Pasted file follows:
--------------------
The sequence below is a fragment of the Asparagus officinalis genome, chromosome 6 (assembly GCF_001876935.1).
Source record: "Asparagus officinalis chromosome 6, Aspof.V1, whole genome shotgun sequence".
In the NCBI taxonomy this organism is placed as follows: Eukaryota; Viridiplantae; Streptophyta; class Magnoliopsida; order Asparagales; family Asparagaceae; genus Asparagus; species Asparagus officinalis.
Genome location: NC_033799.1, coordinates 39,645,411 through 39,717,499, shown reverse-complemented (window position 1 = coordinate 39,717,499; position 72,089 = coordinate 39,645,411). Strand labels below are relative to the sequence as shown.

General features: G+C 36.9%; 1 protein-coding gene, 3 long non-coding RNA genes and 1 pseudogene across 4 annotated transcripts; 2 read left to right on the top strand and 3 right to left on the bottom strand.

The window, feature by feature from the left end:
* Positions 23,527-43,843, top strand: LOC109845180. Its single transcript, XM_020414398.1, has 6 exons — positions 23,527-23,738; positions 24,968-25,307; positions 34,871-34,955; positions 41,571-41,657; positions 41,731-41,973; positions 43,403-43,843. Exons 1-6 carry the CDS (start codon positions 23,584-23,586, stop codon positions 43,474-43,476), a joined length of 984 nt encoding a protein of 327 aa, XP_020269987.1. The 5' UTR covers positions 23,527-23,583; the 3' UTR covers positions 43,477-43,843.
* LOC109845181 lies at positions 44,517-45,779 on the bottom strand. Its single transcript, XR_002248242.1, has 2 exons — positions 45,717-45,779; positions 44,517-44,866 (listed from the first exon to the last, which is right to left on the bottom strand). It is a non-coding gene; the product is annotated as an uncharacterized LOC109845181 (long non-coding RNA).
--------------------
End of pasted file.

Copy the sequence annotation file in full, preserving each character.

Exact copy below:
The sequence below is a fragment of the Asparagus officinalis genome, chromosome 6 (assembly GCF_001876935.1).
Source record: "Asparagus officinalis chromosome 6, Aspof.V1, whole genome shotgun sequence".
In the NCBI taxonomy this organism is placed as follows: Eukaryota; Viridiplantae; Streptophyta; class Magnoliopsida; order Asparagales; family Asparagaceae; genus Asparagus; species Asparagus officinalis.
Genome location: NC_033799.1, coordinates 39,645,411 through 39,717,499, shown reverse-complemented (window position 1 = coordinate 39,717,499; position 72,089 = coordinate 39,645,411). Strand labels below are relative to the sequence as shown.

General features: G+C 36.9%; 1 protein-coding gene, 3 long non-coding RNA genes and 1 pseudogene across 4 annotated transcripts; 2 read left to right on the top strand and 3 right to left on the bottom strand.

The window, feature by feature from the left end:
* Positions 23,527-43,843, top strand: LOC109845180. Its single transcript, XM_020414398.1, has 6 exons — positions 23,527-23,738; positions 24,968-25,307; positions 34,871-34,955; positions 41,571-41,657; positions 41,731-41,973; positions 43,403-43,843. Exons 1-6 carry the CDS (start codon positions 23,584-23,586, stop codon positions 43,474-43,476), a joined length of 984 nt encoding a protein of 327 aa, XP_020269987.1. The 5' UTR covers positions 23,527-23,583; the 3' UTR covers positions 43,477-43,843.
* LOC109845181 lies at positions 44,517-45,779 on the bottom strand. Its single transcript, XR_002248242.1, has 2 exons — positions 45,717-45,779; positions 44,517-44,866 (listed from the first exon to the last, which is right to left on the bottom strand). It is a non-coding gene; the product is annotated as an uncharacterized LOC109845181 (long non-coding RNA).